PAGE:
As Uncharted fans know, Nate Drake's greatest nemesis was Katherine Marlowe in the third installment. She is one of the most cerebral enemies in any game-ruthless, intelligent, and willing to do whatever it took to achieve her goal, whether it was killing a young boy or blackmailing one of Nate's loved ones. Players never had to battle her, but in The Last of Us (I won't spoil it), there is a major confrontation with a female character. It's brutal, and affecting. So while Naughty Dog has proven that they are comfortable with female character violence, Joel and Ellie never get to fight any lackeys. I'm not quite sure why they made this decision, because Joel and Ellie battle Infected females, and female hunters are playable in the multiplayer portion of the game. I hope it wasn't because it would make players "uncomfortable", but on the other hand, I can't say that it greatly impacted my experience. It was more of a side-note than anything.

Speaking of our co-leads, yes, that's right I said co-leads, if Naughty Dog would have created Jolene and Ellie/Elliot instead of Joel and Ellie, it would have been very different and refreshing. I can't think of any game in which a woman helps protect and teach a young girl/boy about surviving. Having played the game as Ellie and Joel though, I believe Naughty Dog made the right decision because I can't imagine experiencing The Last of Us without either one of them. I've mentioned it before, but I don't believe in sacrificing artistic integrity to fulfill some quota. This game is proof of how diversity naturally enhances the experience, because it isn't fake or scripted.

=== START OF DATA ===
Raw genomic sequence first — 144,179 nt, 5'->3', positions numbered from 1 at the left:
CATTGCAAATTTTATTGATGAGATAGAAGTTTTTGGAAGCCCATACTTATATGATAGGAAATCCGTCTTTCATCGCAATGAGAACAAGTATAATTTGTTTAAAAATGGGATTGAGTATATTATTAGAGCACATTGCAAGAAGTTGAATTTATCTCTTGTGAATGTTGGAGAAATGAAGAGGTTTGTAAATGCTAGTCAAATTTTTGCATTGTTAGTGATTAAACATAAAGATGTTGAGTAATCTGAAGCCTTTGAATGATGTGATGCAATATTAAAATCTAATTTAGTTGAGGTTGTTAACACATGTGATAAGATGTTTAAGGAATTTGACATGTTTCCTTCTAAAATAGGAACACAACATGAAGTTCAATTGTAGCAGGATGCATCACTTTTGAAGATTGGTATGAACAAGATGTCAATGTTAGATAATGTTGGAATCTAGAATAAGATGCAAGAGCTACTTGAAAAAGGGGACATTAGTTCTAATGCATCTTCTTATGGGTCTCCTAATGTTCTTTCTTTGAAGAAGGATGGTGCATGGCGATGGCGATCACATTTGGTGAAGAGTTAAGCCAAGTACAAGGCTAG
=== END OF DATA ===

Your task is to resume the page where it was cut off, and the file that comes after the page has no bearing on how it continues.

Even before diving into the game, Naughty Dog did a phenomenal job in equally highlighting Joel and Ellie in marketing The Last of Us. This was the first trailer I saw, and it's what fueled my initial interest in the game. It's pretty rare to have a game with a male and female lead who are relying on each other equally. Joel even looks to Ellie for encouragement on proceeding with the attack, and puts his life in her hands when he throws himself at the Infected clicker.

I can't fail to mention this article either. Neil Druckmann, the game's creative director/writer, fought to include Ellie on the box art cover despite pressure to move her to the background. When I opened the game, I was pleasantly surprised to see both Joel and Ellie's faces on the inside of the case. This is rare, and a great step for female character marketing.

And finally, this was the most recent trailer:

"Could you put your life on the line for me... the way I would for you?"

Again, Ellie is narrating, and in that statement she's describing their dynamic in-game. This exactly describes Joel and Ellie's relationship. They take care of each other. They take care of each other. As co-protagonists, both Joel and Ellie are equal in terms of the story. Even if you are playing as Joel most of the time, Ellie is so integral to the story that she is a constant presence in gamers minds whether she is in the scene or not. Some publications argue that the game does have sexist undertones, including the "woman in the refrigerator" trope.